Californians were warned by the state’s grid operator that they might be asked not to charge electric vehicles in the coming days to prevent blackouts amid a regional heatwave—coming less than a week after state regulators voted to phase out new gas-powered vehicles in favor of electric cars by 2035.
California Independent System Operator said in a release that starting Wednesday, an “excessive” and “extreme” heatwave will inundate the Golden State and the western United States. It said that a “flex alert” will likely be required and said it “expects to call on Californians for voluntary energy conservation.”
That includes holding off on charging electric vehicles in the afternoon and early evening.
“During a Flex Alert, consumers are urged to reduce energy use from 4–9 p.m. when the system is most stressed because demand for electricity remains high and there is less solar energy available. The top three conservation actions are to set thermostats to 78 degrees or higher, avoid using large appliances and charging electric vehicles, and turn off unnecessary lights,” the ISO said.
“Lowering electricity use during that time will ease strain on the system, and prevent more drastic measures, including rotating power outages.”
In recent years, the California grid operator has issued flex alerts and made similar statements calling on residents to hold off on charging electric cars.
The operator in mid-July 2021 posted a Twitter message that Californians between 4 and 9 p.m. should not charge their electric vehicles and other devices.
The unelected California Air Resources Board (CARB) last Friday voted unanimously to ban the sale of new gas-powered vehicles, other than some plug-in hybrids, by 2035 as it attempts to transition toward electric vehicles. The state also set targets to require 35 percent of new vehicles sold in the state to produce “zero emissions” by 2026 and said that by 2030, 68 percent of new vehicles need to do the same.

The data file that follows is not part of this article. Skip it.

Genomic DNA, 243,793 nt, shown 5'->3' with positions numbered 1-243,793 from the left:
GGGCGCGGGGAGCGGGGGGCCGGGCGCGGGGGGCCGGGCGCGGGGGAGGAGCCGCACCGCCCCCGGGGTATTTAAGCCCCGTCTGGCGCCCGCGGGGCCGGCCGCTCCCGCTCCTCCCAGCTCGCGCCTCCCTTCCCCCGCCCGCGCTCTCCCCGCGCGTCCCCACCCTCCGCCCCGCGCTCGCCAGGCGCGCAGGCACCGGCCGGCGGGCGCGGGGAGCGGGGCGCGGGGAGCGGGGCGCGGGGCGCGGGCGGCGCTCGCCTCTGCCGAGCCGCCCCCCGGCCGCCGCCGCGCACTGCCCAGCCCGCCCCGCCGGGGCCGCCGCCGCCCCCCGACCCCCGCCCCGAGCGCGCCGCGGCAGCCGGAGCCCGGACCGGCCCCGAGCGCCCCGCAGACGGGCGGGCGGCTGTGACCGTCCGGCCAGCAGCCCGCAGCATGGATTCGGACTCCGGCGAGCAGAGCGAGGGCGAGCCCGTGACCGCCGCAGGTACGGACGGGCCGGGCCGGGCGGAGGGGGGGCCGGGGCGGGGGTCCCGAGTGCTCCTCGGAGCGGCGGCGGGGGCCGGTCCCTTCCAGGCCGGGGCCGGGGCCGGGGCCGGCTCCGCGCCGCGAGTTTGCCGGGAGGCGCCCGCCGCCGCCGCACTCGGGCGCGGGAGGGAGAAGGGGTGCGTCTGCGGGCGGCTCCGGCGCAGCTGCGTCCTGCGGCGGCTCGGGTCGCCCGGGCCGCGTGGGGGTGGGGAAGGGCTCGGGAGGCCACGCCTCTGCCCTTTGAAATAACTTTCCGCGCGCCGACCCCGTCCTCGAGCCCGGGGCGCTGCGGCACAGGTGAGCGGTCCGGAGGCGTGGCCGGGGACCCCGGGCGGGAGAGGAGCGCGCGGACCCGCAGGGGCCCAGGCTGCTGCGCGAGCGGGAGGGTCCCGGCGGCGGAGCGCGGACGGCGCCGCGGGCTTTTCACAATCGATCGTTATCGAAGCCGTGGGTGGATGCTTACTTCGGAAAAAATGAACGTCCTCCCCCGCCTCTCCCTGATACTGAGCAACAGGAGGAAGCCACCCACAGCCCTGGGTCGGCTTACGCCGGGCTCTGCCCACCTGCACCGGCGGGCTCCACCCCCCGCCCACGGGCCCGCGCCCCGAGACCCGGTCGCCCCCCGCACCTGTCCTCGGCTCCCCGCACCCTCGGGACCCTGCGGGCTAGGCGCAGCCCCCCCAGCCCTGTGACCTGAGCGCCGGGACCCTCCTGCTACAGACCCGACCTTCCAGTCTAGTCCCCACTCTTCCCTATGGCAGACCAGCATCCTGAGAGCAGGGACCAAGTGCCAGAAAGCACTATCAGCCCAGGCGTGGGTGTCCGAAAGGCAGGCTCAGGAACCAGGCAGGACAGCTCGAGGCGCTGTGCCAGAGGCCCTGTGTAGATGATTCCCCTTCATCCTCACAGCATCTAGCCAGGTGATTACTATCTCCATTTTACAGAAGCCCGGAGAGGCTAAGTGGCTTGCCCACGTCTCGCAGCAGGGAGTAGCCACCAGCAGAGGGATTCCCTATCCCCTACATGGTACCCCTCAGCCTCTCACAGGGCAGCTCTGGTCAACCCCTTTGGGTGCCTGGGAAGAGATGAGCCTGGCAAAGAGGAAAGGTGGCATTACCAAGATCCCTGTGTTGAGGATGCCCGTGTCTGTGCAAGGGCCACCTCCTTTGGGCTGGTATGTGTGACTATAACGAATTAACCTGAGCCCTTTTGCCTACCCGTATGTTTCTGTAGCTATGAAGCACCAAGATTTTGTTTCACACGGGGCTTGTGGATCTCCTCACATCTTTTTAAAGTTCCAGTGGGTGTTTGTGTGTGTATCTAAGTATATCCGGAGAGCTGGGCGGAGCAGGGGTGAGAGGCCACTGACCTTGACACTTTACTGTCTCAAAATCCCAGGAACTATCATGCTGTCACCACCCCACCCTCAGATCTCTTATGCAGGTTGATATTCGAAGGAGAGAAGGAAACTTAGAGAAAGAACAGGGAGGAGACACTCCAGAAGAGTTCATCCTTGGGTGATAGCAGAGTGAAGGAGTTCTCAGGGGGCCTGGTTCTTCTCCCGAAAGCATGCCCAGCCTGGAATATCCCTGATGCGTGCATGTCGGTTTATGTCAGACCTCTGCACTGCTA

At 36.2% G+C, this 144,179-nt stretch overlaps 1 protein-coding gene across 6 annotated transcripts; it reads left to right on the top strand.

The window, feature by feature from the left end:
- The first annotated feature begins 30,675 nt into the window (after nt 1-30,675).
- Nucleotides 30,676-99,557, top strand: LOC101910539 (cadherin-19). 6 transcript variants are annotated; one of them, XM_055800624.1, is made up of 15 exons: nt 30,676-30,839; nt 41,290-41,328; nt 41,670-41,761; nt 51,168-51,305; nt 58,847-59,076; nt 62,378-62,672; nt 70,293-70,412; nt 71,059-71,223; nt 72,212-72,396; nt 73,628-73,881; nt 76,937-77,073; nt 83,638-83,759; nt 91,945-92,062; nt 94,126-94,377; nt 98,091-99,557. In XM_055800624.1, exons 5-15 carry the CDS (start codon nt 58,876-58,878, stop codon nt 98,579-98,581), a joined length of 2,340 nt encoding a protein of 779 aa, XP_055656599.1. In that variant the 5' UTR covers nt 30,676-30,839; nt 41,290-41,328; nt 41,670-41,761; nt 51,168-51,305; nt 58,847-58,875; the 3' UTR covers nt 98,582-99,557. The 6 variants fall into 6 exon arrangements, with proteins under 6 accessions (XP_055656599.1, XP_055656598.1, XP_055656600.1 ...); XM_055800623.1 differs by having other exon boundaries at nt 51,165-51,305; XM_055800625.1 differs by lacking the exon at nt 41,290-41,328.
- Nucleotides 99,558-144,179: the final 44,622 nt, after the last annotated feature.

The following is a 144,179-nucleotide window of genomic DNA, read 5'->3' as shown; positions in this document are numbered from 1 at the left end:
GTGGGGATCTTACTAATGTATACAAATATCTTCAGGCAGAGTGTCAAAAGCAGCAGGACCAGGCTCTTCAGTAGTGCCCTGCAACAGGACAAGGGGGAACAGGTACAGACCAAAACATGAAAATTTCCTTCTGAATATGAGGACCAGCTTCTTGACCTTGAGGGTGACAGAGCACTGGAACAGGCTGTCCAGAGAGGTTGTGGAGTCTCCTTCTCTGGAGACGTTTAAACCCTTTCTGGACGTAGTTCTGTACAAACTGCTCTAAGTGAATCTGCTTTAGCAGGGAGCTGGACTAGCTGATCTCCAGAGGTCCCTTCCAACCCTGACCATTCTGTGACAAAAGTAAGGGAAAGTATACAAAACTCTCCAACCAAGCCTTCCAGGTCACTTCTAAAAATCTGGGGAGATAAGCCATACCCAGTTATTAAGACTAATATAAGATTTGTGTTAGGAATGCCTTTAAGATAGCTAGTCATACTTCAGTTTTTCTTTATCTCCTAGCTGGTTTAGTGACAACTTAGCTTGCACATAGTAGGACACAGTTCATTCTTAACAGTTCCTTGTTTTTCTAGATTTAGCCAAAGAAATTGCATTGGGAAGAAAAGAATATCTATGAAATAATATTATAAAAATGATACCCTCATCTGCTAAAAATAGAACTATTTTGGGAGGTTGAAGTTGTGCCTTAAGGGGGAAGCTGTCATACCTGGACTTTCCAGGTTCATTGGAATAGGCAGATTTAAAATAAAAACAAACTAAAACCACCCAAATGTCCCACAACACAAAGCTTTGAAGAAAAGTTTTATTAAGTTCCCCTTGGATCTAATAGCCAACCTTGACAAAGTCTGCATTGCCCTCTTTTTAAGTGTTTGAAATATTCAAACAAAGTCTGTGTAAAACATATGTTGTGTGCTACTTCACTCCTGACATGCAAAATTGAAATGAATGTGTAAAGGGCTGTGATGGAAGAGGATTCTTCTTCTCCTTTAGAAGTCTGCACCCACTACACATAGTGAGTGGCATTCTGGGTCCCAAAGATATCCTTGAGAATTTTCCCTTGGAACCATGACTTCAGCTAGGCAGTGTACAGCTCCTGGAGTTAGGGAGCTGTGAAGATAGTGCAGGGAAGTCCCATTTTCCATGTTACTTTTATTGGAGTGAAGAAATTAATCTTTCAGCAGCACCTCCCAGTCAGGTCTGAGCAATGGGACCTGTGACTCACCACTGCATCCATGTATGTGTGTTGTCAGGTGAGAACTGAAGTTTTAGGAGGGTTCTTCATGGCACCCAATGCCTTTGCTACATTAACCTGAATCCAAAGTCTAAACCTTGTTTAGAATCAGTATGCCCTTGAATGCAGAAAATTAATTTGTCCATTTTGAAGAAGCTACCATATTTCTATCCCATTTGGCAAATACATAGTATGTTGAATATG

As part of the rule, California regulators will issue fines of up to $20,000 for every vehicle that doesn’t meet the production target by 2035, CARB Chairwoman Liane Randolph told the New York Times.
“We recognize that not everyone is going to be buying a very expensive, brand-new car,” Randolph told the newspaper. “But we also know that prices will go down in the future.”
While Randolph and others have said the price of electric vehicles will go down, the data shows otherwise.
The average price of an electric vehicle in July 2022 was $62,893, up about 15 percent from $54,797 a year earlier, said Edmunds, a car pricing service.
“We all wish there were more affordable [electric vehicles] in the marketplace today—there are none,” Edmunds analyst Ivan Drury told Axios earlier this month about prices.
Some automotive groups say the new statewide mandates will be very challenging to meet.
“Whether or not these requirements are realistic or achievable is directly linked to external factors like inflation, charging and fuel infrastructure, supply chains, labor, critical mineral availability and pricing, and the ongoing semiconductor shortage,” President of the Alliance for Automotive Innovation John Bozzella told the New York Times last week.